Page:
The Family is one of the first ranks where it usually becomes obvious that all the fish in the group are all related. In some of the higher ranks, the similarities may be so vague that it might be hard to tell how two things are related just by looking at them. A Family (usually ending in -ae, by the way) would include all of the fish we commonly know as Tangs or Surgeonfish, for example, although we can still see that a Yellow Tang (Zebrasoma flavescens) is visibly different in body shape from a Hippo Tang (Paracanthurus hepatus). We can tell that if we have a fish with a scalpel-like spine at the base of its tail, a generally teardrop-shaped body, a mouth designed for algae grazing and a flattened body is probably in the Family Acanthuridae with other tangs and Surgeonfish, even if we don’t know yet if it is in the genus Zebrasoma, Acanthurus, Paracanthurus, or Naso.

After the Family, the genus (“genera” in the plural form) is the next level of classification and where we start getting very specific about the identification of an organism as it applied to the aquarium hobby. The genus is the first part of the two-word scientific name. In Rhinecanthus aculeauts, most commonly known as the Picasso Triggerfish, “Rhinecanthus” is the name of the genus which also includes the Bursa Trigger, Huma Huma Trigger, and Rectangle Trigger. At this level, we still can’t point to a fish and know exactly what it is from the genus it is in, but aquarists can typically make some important generalizations about a fish by becoming familiar with the genera commonly available in the aquarium trade. By looking at the genus of a triggerfish, we can usually tell if it is probably going to be a super-aggressive powerhouse (Balistes, Balistoides, Rhinecanthus) or if it will be a more docile, Reef-safe addition (Xanthichthys, Melichthys, Odonus). Genera can lead to some confusion however; as our knowledge of organisms grows, the genus classification is the most likely level to change. This is especially seen in African cichlids. Genera are being added and modified regularly as fish that were once thought of as color variations of the same fish are being classified as new species altogether.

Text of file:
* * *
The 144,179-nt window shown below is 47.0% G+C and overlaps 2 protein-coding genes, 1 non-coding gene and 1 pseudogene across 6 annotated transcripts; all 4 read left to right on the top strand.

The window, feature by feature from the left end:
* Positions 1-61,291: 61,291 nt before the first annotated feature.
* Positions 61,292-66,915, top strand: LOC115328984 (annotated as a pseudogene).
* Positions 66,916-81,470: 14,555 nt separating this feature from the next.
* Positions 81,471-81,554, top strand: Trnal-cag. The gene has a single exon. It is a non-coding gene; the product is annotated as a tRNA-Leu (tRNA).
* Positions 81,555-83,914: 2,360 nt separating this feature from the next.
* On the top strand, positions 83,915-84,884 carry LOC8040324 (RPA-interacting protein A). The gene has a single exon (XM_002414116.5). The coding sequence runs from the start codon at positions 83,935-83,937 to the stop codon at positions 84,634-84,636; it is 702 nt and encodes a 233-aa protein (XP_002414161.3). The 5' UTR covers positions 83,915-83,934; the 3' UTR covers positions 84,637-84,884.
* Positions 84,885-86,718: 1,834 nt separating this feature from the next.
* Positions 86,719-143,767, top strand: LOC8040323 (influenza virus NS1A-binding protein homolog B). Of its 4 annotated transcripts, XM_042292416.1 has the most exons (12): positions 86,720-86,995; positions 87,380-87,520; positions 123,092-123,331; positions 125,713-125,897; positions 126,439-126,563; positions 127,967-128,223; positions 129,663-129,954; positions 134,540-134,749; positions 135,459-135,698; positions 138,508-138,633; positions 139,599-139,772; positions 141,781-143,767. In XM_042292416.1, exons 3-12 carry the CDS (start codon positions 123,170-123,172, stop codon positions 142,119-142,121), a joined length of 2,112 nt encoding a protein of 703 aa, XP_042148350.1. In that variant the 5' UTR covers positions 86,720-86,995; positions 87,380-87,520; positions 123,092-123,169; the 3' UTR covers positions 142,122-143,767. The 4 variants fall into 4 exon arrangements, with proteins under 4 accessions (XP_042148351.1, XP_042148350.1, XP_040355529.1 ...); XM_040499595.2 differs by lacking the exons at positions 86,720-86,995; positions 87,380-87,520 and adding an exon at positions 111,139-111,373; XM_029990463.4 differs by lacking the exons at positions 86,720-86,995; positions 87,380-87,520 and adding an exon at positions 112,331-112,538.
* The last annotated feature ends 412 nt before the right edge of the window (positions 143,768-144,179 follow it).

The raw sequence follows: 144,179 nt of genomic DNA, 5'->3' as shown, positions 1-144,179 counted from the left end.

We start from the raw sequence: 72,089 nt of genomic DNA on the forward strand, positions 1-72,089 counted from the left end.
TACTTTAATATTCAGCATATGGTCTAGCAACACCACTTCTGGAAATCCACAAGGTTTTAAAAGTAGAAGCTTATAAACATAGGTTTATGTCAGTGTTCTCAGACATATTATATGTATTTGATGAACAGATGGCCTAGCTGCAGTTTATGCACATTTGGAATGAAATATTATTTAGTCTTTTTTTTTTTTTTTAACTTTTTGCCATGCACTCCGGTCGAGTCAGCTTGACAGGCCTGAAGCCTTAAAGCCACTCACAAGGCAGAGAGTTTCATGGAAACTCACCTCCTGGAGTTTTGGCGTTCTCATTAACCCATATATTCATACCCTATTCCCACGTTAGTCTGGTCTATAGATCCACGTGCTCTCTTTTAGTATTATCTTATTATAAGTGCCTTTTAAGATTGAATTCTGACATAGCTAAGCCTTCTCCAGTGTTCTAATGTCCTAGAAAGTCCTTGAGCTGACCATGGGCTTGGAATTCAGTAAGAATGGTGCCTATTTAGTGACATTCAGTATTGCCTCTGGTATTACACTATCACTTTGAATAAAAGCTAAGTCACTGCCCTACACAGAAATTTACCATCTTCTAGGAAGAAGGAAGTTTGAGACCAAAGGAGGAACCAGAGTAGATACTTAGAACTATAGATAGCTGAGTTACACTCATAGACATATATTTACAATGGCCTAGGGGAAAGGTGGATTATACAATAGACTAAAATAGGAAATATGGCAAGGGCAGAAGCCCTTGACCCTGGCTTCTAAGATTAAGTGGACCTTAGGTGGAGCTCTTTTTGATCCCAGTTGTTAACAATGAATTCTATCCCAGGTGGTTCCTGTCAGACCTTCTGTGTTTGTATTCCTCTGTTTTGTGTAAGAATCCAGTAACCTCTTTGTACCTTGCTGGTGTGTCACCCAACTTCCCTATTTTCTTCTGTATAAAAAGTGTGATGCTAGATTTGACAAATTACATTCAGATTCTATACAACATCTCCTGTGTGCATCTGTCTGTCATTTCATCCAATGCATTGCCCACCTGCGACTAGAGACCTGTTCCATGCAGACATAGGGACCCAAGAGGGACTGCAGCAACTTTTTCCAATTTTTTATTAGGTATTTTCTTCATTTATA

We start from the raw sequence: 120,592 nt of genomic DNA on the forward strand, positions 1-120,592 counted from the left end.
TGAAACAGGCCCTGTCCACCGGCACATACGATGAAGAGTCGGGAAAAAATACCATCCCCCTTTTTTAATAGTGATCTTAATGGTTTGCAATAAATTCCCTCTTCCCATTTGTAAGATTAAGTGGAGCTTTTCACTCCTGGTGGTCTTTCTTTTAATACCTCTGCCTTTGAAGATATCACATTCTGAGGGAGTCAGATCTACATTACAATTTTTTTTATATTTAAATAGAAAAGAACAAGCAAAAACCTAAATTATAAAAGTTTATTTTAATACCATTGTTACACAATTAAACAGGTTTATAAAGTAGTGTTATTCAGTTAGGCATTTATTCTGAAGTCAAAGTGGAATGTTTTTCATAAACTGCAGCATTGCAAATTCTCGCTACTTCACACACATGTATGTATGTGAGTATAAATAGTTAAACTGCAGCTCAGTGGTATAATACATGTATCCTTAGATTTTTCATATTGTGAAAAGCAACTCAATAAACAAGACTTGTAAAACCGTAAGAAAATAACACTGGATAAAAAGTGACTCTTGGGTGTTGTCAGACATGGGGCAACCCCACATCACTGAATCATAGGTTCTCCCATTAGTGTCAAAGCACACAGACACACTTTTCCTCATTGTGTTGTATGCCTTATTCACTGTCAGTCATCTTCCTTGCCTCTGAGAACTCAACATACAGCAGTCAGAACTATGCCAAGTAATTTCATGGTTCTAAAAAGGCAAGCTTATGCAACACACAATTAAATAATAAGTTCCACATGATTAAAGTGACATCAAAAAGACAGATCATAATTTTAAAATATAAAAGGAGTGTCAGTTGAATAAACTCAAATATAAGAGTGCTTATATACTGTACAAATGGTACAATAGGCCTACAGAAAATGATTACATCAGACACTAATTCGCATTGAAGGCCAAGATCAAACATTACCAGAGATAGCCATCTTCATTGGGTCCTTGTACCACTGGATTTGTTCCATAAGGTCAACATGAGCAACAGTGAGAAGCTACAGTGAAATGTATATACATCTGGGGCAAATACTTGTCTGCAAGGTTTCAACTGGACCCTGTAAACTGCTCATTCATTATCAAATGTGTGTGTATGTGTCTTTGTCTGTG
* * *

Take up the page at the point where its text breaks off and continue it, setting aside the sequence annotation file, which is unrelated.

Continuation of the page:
Check back on Wednesday for the conclusion of Eileen’s article.

New Aquarium Livestock at That Fish Place

Over the past few weeks, we’ve gotten a lot of new and exciting livestock in our fish room for both freshwater and saltwater aquariums. These are some of our favorites, but hurry in because they aren’t likely to be here for long!

Ruby Red PeacockLots of colorful adult peacock cichlids:
In addition to our smaller, juvenile African cichlids, we’ve gotten in a lot of colorful adult male peacocks over the past couple of weeks. These cichlids range from three to six inches in size and have the bright, mature color prized by collectors. Some of the species we have right now are:
Aulonocara rubescens, both the “Ruby Red Peacock” and the “Albino Ruby Red Peacock”
Aulonocara hyassae “Red Shoulder Blue Peacock”
Aulonocara steveni “Albino Taiwan Reef”
Aulonocara maulana “Bicolor Peacock”
Aulonocara jacobfreibergi, both the “Lemon Jake” and Lwanda” variants